I am just angry that a company whose motto is “don’t be evil” didn’t even take the time to beat down the evil that was happening to me. I had to figure it out on my own. Thank God I had the technical smarts to do so. I was able to learn the web interface quickly, so that I could find all the information I needed to prove my case. It’s sad, because it was so easy that if I did ever want to purchase virtual server space (like to be able to use the full version of WordPress and tailor it on my own rather than the limitations of WordPress.com), it’s definitely the easiest panel I’ve ever used. But I just cannot justify giving them any money, no matter how small the amount.
After this happened, I changed my password to another 25 character random string and instituted two factor authentication. This means that whenever I log in on my desktop, I have to prove it’s me on my phone. If I’m using my phone, they send me a text verification code. I am not playing around. It occurred to me that if someone could get into my Google account, they could also get into my calendar and mail.
So, I created an account with ProtonMail, which encrypts e-mail going out. Privacy is built in, as opposed to Gmail, which needs a plugin called “Enigmail” (link is to the full version, Gmail web interface uses a Chrome plugin). But even ProtonMail has its limitations. If both people aren’t using secure e-mail, it can only encrypt the text on the way out.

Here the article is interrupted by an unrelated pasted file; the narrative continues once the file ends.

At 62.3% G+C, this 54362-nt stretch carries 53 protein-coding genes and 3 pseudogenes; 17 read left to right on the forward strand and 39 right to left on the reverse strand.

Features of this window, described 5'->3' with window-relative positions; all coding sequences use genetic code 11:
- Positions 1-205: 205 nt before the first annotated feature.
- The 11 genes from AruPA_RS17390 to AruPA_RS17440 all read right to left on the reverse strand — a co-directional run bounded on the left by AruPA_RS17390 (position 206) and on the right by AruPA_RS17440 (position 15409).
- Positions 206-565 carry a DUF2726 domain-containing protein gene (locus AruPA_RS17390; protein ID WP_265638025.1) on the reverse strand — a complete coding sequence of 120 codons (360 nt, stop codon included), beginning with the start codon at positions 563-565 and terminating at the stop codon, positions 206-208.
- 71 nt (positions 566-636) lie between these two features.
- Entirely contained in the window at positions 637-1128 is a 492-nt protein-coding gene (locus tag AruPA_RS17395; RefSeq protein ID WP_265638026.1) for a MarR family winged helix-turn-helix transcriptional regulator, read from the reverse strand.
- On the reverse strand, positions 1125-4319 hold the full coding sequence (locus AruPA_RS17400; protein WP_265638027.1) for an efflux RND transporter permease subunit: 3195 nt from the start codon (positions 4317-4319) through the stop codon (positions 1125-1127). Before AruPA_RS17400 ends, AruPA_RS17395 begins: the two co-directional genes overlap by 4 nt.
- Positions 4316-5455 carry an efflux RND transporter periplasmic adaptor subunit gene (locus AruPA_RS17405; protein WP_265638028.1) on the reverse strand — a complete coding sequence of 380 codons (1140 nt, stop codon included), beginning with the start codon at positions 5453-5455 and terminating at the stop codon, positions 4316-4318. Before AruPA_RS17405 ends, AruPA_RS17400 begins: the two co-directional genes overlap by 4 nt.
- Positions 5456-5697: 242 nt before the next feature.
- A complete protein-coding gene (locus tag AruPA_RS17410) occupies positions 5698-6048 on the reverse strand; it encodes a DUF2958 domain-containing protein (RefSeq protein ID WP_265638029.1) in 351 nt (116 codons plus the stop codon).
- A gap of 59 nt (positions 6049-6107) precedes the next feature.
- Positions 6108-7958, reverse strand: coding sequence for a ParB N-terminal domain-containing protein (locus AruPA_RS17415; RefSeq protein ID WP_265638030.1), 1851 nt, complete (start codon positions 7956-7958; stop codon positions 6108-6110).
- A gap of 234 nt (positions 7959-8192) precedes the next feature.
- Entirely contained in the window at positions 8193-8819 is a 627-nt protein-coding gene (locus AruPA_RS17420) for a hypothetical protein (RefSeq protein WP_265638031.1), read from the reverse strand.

I also prefer to use Signal on my phone, which handles text messages, but if the other person has Signal as well, the messages are encrypted. For those who use iOS, iPhone messages are already secure. Basic SMS is not. If you communicate with both iOS and Android users, I highly recommend downloading Signal or WhatsApp (I’ve tried both, and Signal won). That way, information is encrypted no matter who you’re texting.
There’s been some chatter about campaigns to get iMessage ported to Android, but I highly doubt it will gain traction. WhatsApp has nearly all of iMessage’s features, but Signal won for me because I don’t need fancy. It’s a simple text interface, and that’s what I like about it.
I’m just sorry that it took a financial disaster to get me on my soapbox about privacy, because if it could happen to me, it could happen to you, too. This is an entry I should have written years ago.
I apologize. Those responsible have been sacked.